When the Lord has finished all his work on Mount Zion and on Jerusalem, he will punish the arrogant boasting of the king of Assyria and his haughty pride. For he says:
“By the strength of my hand I have done it,
and by my wisdom, for I have understanding;
I have removed the boundaries of peoples,
and have plundered their treasures;
like a bull I have brought down those who sat on thrones.
My hand has found, like a nest,
the wealth of the peoples;
and as one gathers eggs that have been forsaken,
so I have gathered all the earth;
and there was none that moved a wing,
or opened its mouth, or chirped.”
Shall the ax vaunt itself over the one who wields it,
or the saw magnify itself against the one who handles it?
As if a rod should raise the one who lifts it up,
or as if a staff should lift the one who is not wood! (Isaiah 10:12-15)
Whatever good you manage to accomplish, it is actually God who did it (see 1 Corinthians 15:10, Philippians 2:13). In 722 BC the Assyrians would conquer the Northern Kingdom of Israel and carry a bit less than 30,000 people away as captives. God decided to bring the Assyrians against the Israelites to punish them and by so punishing, to help them realize the error of their ways so that they could repent and turn back to God.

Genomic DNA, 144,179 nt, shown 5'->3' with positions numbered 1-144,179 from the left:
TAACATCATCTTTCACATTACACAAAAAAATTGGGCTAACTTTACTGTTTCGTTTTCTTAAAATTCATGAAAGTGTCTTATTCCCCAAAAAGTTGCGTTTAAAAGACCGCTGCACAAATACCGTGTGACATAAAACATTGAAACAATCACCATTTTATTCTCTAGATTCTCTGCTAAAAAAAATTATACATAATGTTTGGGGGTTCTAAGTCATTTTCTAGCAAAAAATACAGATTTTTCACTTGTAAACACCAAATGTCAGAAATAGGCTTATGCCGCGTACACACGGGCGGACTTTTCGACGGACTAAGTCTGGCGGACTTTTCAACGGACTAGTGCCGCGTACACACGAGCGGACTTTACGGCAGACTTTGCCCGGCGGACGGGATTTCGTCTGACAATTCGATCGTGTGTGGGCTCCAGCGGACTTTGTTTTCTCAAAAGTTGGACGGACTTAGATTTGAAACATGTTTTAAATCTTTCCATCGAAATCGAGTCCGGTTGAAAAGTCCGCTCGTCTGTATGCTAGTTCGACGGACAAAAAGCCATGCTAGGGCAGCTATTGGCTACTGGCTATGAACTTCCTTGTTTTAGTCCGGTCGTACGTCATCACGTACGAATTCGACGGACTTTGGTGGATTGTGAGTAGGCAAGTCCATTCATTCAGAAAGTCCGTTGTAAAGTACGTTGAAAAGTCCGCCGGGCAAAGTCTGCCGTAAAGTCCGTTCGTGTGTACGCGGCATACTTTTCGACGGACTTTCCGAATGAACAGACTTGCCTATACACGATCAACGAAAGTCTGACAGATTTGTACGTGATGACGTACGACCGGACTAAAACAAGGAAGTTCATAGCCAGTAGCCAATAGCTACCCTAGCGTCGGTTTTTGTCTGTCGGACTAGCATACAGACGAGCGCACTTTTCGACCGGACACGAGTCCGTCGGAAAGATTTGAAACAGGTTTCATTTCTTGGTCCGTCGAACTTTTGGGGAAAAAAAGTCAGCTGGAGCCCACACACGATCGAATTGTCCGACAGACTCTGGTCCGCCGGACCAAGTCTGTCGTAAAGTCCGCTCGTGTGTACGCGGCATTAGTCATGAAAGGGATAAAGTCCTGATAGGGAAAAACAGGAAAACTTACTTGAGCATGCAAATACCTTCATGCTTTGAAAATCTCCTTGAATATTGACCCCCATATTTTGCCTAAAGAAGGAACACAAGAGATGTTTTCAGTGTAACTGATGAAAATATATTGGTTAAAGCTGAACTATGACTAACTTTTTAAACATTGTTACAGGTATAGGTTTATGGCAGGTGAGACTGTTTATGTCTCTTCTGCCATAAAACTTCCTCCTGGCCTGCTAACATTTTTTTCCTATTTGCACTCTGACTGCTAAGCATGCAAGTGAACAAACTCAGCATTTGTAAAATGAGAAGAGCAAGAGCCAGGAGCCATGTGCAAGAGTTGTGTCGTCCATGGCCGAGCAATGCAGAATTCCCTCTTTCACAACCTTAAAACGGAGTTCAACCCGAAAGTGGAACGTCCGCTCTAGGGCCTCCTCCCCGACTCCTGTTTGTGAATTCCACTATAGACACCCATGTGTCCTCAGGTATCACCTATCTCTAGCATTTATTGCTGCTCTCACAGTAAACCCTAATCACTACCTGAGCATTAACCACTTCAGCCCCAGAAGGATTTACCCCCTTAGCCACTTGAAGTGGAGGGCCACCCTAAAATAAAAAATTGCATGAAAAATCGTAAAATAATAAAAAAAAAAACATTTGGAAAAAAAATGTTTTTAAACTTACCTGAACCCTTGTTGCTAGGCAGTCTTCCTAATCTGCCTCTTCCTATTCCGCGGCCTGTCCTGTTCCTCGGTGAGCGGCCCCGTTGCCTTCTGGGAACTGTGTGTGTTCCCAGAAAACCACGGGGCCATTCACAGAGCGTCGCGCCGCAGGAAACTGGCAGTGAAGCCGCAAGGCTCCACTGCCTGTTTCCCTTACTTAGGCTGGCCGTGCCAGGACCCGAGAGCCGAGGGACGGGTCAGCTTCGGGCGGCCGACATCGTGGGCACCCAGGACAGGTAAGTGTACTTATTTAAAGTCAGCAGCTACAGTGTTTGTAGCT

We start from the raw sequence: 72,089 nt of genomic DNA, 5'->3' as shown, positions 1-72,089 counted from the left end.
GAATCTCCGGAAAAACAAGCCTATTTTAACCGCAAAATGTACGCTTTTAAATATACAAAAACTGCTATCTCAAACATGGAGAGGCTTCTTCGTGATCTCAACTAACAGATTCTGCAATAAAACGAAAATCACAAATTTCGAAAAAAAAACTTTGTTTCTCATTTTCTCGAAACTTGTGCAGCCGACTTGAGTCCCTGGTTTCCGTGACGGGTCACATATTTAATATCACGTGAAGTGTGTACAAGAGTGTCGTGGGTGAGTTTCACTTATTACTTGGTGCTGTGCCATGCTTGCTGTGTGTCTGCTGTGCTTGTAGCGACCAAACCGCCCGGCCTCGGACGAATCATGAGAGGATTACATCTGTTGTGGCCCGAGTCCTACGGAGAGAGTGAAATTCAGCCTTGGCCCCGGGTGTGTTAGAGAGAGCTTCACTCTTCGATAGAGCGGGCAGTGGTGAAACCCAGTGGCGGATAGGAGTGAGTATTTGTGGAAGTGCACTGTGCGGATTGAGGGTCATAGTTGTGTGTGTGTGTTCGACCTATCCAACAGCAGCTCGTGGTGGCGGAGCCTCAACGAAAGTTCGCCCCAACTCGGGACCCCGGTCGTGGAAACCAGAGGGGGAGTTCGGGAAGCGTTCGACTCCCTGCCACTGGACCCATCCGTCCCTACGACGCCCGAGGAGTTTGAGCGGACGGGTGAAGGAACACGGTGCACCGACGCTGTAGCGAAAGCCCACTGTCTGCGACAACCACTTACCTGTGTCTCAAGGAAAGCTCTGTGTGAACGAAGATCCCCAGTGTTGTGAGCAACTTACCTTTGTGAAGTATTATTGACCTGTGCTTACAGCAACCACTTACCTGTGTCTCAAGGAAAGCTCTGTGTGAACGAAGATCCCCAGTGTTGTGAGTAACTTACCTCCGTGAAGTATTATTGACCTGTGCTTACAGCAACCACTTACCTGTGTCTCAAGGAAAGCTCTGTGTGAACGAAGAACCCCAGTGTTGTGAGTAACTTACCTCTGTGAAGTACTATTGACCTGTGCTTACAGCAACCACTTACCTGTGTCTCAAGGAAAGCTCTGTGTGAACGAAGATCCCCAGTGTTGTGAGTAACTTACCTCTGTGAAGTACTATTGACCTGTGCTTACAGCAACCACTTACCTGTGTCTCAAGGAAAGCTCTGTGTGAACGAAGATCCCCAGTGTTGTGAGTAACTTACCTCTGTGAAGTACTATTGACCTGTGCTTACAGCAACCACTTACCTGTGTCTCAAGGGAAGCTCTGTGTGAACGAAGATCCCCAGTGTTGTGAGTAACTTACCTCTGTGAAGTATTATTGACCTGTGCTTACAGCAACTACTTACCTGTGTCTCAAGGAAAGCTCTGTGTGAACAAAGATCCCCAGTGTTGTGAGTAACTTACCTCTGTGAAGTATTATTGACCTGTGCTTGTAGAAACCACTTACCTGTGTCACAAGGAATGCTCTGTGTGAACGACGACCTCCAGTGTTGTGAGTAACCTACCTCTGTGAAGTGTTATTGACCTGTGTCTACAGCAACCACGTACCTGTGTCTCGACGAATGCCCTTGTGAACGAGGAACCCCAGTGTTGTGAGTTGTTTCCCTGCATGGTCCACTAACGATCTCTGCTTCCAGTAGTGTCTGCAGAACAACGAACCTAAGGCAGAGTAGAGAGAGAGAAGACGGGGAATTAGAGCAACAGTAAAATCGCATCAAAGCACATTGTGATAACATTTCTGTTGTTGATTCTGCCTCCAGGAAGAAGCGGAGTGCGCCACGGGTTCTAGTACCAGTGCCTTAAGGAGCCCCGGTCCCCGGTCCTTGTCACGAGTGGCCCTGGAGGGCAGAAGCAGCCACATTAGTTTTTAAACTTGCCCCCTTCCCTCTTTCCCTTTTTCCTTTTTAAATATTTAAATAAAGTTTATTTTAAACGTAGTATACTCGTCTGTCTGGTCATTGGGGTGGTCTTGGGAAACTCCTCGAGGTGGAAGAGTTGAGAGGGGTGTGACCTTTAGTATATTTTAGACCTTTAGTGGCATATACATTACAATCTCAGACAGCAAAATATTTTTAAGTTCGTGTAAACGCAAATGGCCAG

Unlike God, the Assyrians cared only about conquest. They imagined themselves to be in charge of their own fates, achieving their own ends, oblivious to the hand of God in their lives.
Although God judged his people, they remained his people—and there remained the old promise he had made to Abraham: “those who curse you, I will curse.” (Genesis 12:1-3) So even though the Assyrians were fulfilling God’s purposes, they fell under his condemnation, both for their arrogance, and for daring to harm Israel.
God’s judgment on Assyria fell within two generations, when the Assyrian army, together with their Egyptians allies, were defeated at a place called Carchemish in 605 BC by Nebuchadnezzar and his father. God judged the judgmental.